- The Washington Times - Wednesday, May 7, 2008

Politicians appear to be on a whistle-stop tour of infidelity. It’s the McGreevey-Dann-Spitzer show — and then some.

Infidelity is big theater these days, providing both spectacle and cautionary tale to eager onlookers and press alike. Adultery and its attendant behaviors have created a popular culture and cottage industry all their own, driving political strategy, press coverage and — on rare occasions — a few positive outcomes.

America is along for the ride — and ready to hear more about the greater implications of infidelity.

“We love it. It confirms our worst fears about politicians and confirms our suspicions,” talk radio host Michael Savage said yesterday.

The divorce case of former New Jersey Gov. James E. McGreevey and his estranged wife, Dina Matos McGreevey, got under way yesterday, detailing the story of his homosexuality, extramarital affairs and newfound religious calling.

And so, with a clatter of cameras and the caterwaul of reporters, McGreevey vs. McGreevey embarked upon yet another leg of a very public journey.

Infidelity is the gift that keeps on giving, in the words of pundits and wags. The roster of straying politicians is ever-plentiful: Ohio Attorney General Marc Dann, a Democrat, is refusing calls for his own impeachment from both his own party and Republican lawmakers after admitting Friday that he had an extramarital affair.

The assorted indiscretions of Sens. Larry E. Craig, Idaho Republican, and David Vitter, Louisiana Republican, plus Detroit Mayor Kwame M. Kilpatrick, a Democrat, are among those that have surfaced in recent months broadening the scope of public interest.

Also broadening is the term “infidelity” itself.

Therapists routinely discuss emotional, financial and cyber varieties of “infidelity” among couples who flirt too much, spend money unwisely or go online for their cheating fixes.

The American Sociological Association, meanwhile, has recognized that wives of professional athletes often must cope with “adultery culture.”

Surveys from CNN, the University of California and other sources say about a quarter of men and 15 percent of women have cheated on their spouses.

Some disagree that the nation has devolved. In her 2007 book “Lust in Translation,” author Pamela Druckerman maintains that the nation is willing to accept premarital sex — but “vehemently” rejects adultery. A study published in the May issue of the Journal of Marriage and Family finds that attendance at religious services can prevent marital infidelity because it is a meaningful and reliable “shared activity between spouses.”

Still, infidelity is a fixture on the political landscape.

“It’s entertainment, and it seems OK because all these public figures are doing it,” said Ruth Houston, author of “Is He Cheating on You? — 829 Telltale Signs” and founder of the online relationship site www.infidelityadvice.com.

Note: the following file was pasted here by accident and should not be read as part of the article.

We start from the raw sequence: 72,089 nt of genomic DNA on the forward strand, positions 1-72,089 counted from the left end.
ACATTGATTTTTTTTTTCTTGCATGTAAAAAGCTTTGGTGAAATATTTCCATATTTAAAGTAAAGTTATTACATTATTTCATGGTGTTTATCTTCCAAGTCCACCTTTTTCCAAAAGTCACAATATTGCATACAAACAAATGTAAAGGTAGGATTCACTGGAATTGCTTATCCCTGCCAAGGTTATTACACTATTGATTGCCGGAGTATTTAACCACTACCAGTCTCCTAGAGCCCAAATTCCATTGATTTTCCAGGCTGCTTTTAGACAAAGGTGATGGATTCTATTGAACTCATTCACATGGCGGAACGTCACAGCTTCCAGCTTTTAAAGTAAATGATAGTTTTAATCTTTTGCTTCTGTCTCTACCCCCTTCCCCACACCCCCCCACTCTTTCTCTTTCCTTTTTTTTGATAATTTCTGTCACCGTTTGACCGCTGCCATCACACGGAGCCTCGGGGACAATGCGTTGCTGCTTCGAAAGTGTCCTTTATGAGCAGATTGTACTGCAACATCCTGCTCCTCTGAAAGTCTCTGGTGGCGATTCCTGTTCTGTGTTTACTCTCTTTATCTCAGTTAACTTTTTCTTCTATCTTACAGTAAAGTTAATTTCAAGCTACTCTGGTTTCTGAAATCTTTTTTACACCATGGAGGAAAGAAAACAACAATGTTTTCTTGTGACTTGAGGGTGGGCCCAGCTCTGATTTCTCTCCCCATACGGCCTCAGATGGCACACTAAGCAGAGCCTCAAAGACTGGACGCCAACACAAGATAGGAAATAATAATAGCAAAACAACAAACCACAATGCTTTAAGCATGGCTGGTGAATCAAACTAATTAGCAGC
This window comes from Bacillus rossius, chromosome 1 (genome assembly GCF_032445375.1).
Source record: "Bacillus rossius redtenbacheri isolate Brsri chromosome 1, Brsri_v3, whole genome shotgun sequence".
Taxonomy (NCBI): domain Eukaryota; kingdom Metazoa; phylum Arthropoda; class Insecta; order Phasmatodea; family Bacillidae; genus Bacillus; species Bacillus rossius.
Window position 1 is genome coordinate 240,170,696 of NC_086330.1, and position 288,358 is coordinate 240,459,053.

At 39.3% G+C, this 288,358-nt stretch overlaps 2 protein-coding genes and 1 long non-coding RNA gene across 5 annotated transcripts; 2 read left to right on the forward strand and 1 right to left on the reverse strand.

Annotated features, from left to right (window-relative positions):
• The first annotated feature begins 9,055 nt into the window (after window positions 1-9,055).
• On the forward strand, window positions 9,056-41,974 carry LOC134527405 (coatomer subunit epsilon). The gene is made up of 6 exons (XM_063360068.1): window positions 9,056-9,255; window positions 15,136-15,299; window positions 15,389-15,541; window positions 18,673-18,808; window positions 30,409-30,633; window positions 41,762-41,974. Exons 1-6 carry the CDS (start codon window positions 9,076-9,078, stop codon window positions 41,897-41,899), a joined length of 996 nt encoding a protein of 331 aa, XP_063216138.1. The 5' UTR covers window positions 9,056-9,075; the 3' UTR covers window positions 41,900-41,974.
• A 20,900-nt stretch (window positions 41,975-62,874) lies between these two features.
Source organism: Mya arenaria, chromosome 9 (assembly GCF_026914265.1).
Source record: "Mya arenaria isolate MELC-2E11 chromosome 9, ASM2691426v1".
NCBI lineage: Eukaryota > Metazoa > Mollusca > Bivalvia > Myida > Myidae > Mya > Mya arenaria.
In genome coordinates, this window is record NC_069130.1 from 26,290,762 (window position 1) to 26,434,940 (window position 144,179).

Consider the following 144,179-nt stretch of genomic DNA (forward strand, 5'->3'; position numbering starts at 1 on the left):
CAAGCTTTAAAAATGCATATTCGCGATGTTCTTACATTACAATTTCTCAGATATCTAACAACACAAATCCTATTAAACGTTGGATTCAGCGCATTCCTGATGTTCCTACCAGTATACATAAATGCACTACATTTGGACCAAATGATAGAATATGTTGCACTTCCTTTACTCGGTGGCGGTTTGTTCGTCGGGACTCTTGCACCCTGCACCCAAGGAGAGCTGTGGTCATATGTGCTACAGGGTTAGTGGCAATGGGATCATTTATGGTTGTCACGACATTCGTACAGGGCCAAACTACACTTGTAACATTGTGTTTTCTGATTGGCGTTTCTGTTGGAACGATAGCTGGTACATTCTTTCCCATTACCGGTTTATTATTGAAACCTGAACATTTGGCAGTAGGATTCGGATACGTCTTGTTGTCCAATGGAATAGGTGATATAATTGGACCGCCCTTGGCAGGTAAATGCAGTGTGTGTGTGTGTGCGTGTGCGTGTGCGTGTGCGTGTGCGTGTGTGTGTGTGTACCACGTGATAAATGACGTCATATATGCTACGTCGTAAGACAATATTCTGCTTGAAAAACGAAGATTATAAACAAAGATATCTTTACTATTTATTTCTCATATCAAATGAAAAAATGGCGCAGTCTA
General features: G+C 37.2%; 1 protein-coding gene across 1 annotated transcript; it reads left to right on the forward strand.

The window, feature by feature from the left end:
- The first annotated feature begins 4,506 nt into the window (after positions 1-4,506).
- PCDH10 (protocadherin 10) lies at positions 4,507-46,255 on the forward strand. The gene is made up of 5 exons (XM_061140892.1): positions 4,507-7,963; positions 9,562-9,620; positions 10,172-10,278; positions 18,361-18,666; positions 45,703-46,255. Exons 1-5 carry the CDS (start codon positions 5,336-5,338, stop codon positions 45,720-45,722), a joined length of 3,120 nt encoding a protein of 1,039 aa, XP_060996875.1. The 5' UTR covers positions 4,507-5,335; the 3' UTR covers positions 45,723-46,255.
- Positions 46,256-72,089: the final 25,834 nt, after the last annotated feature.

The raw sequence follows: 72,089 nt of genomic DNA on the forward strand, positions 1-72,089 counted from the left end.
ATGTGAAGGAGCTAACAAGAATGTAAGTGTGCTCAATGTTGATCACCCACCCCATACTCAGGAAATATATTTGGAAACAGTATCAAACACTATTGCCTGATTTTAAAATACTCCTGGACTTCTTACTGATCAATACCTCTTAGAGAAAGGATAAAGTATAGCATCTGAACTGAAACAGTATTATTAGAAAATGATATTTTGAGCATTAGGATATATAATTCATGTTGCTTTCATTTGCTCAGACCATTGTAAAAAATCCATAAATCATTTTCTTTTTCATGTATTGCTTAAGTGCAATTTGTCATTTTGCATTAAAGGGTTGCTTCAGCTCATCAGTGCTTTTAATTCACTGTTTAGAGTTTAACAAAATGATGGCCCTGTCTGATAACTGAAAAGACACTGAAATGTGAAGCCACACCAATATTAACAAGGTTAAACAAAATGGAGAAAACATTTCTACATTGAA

“For politicians, if infidelity doesn’t cost them votes, they don’t think seriously about it. It may be embarrassing, but it just boils down to business as usual. And that’s a very sad reality,” she said.

The McGreevey tale has been unfolding since the couple appeared on camera together in 2004 when Mr. McGreevey confessed and apologized for his cheating ways while his missus stood by him stoically — a proven crisis-management method used by Bill Clinton and Hillary Rodham Clinton during their own public travails in the White House.

“If you know something bad is coming out, the strategic consideration is to get out front and control it as much as you can. Sometimes the dynamics can change when the event isn’t dragged out,” said Thomas Holbrook, a professor of government at the University of Wisconsin.

“Voters still react to such things, but frankly, there’s also salacious element at work. We think it’s terrible. But we can’t wait for the next episode,” he said.

Indeed, the McGreevey infidelity was episodic: The embattled couple wrote tell-all books within four months of each other, detailing their respective takes on his resignation from office in 2004. His sold; hers didn’t — and the couple continued sniping via assorted broadcast appearances.

Former New York Gov. Eliot Spitzer doesn’t get to write his own book — at least, not right away.

Earlier this week, the Penguin Group announced that Fortune magazine writer Peter Elkind and filmmaker Alex Gibney were collaborating on a book and documentary film about the “law-and-order Democrat” — just weeks after Mr. Spitzer announced his intention to step down after cheating on his wife with a prostitute.

“The impact of infidelity on the public is context specific. Spitzer was publicly positioned as reformer. His unfaithfulness had a larger dimension,” Mr. Holbrook said.

Take a lesson from Mr. Spitzer’s successor.

In a pre-emptive strike, just a day after taking office the newly appointed New York Gov. David Paterson disclosed to the press that he had cheated on his wife.

“That worked,” Mr. Holbrook said. “Paterson was aided by the fact this incident was way in his past.”



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